Pulmonary fibrosis is a condition that causes lung scarring and stiffness. It develops when the alveoli, tiny air sacs that transfer oxygen to the blood, become damaged and inflamed. Body tries to heal the damage with scars, but these scars collapse the alveoli and make the lungs less elastic. Changes in the lungs can also increase the blood pressure in the pulmonary artery.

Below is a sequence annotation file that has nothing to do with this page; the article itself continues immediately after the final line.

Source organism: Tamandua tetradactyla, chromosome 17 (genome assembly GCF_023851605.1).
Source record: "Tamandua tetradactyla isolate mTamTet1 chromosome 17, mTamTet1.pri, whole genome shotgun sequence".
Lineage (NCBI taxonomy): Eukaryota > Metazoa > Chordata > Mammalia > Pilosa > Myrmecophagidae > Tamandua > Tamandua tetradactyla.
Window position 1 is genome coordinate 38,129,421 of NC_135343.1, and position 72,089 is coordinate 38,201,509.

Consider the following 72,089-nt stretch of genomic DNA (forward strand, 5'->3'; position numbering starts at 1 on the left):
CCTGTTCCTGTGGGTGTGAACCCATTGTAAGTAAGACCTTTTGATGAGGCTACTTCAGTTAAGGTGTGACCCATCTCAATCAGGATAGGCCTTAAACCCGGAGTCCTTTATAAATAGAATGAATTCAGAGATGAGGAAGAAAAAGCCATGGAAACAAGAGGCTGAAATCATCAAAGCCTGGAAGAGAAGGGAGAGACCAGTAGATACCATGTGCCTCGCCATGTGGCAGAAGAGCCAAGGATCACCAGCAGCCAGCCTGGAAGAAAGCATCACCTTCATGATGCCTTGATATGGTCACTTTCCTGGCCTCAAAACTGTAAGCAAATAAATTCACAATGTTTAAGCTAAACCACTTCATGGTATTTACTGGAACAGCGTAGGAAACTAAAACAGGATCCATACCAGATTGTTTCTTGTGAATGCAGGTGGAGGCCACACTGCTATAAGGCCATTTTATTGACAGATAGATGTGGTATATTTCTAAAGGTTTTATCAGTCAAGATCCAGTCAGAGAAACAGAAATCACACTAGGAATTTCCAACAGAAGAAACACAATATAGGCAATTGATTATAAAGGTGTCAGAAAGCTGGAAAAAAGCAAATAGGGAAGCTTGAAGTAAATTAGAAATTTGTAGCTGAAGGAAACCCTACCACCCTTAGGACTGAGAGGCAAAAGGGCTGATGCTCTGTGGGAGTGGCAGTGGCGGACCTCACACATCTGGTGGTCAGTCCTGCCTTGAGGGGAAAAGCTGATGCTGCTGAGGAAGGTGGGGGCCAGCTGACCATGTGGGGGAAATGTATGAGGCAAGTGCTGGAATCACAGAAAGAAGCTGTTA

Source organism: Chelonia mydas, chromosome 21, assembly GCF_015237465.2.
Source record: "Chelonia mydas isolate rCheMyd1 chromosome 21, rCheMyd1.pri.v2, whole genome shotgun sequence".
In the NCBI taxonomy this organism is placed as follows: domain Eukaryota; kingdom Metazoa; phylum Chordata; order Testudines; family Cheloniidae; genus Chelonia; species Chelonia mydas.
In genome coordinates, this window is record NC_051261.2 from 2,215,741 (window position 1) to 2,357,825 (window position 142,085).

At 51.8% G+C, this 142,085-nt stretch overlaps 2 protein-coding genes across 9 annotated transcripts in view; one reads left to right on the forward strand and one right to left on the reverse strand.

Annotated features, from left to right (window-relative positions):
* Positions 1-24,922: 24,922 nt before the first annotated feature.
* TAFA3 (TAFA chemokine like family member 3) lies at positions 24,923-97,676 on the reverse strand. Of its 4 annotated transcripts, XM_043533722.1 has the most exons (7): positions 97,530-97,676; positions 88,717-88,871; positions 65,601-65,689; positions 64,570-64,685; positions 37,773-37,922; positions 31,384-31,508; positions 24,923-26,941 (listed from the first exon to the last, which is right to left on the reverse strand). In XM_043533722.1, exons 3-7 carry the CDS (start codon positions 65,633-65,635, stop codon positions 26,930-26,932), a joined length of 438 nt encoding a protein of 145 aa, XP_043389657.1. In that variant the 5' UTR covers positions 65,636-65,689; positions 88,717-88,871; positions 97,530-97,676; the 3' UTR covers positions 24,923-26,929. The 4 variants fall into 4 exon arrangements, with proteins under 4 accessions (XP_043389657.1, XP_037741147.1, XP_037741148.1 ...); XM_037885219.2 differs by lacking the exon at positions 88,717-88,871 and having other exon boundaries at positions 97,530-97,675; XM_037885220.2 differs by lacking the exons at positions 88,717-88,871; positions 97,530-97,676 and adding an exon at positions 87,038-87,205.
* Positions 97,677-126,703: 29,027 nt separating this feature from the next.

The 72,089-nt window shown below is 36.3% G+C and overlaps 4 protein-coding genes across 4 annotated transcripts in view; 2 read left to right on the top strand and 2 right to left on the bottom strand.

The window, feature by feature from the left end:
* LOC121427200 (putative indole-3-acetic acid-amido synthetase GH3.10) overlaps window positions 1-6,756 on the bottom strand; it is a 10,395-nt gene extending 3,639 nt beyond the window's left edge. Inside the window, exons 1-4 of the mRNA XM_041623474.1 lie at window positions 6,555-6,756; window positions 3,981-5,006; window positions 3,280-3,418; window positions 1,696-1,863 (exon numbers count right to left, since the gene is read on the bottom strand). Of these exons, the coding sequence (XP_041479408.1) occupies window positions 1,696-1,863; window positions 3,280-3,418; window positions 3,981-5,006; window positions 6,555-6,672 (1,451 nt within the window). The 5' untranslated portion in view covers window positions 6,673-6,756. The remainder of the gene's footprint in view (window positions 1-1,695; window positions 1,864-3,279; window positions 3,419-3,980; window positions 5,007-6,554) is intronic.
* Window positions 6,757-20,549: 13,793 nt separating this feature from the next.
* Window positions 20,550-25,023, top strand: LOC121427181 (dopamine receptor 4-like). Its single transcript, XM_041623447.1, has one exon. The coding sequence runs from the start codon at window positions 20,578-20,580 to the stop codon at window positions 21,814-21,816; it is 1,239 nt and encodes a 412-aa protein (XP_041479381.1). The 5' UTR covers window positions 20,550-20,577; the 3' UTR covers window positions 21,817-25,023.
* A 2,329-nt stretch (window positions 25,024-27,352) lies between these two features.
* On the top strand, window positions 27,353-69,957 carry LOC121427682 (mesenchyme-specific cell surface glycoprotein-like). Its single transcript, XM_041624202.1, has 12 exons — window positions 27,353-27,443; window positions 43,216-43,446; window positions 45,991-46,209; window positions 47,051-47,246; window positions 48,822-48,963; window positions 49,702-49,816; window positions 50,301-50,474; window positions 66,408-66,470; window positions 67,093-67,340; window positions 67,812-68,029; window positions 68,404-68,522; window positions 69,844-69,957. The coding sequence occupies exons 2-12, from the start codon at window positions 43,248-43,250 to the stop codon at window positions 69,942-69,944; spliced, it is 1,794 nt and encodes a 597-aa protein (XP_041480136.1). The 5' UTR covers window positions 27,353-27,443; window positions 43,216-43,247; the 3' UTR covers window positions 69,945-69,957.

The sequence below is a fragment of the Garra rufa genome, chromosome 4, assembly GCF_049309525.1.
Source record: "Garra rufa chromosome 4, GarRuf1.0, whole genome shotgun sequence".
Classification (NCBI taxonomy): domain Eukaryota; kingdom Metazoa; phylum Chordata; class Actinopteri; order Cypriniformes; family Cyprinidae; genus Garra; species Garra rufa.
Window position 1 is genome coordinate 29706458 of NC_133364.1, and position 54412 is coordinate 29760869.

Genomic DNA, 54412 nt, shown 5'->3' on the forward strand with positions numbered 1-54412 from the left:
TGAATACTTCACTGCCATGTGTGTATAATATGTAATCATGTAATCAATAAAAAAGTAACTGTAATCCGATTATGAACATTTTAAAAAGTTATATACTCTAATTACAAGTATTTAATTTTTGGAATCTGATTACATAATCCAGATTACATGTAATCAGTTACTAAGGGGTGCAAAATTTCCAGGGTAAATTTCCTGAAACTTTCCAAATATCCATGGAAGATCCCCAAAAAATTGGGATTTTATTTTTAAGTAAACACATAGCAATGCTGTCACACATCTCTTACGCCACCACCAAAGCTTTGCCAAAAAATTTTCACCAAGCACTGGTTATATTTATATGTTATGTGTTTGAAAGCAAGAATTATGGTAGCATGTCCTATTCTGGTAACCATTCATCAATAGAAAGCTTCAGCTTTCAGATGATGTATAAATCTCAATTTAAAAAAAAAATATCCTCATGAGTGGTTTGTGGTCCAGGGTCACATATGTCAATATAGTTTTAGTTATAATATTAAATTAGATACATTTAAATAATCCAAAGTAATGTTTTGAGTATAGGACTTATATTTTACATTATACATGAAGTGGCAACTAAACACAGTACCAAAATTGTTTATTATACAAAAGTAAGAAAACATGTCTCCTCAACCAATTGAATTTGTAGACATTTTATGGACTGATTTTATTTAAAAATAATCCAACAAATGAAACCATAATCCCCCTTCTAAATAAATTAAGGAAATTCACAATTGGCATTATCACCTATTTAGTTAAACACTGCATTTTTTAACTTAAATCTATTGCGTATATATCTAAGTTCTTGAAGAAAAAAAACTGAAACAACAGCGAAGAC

Many people diagnosed with pulmonary fibrosis are initially treated with a corticosteroid (prednisone), sometimes in combination with other drugs that suppress the immune system such as methotrexate or cyclosporine. Adding acetylcysteine, a derivative of a natural amino acid, to prednisone may slow the disease in some people. None of these combinations has proved very effective over the long run.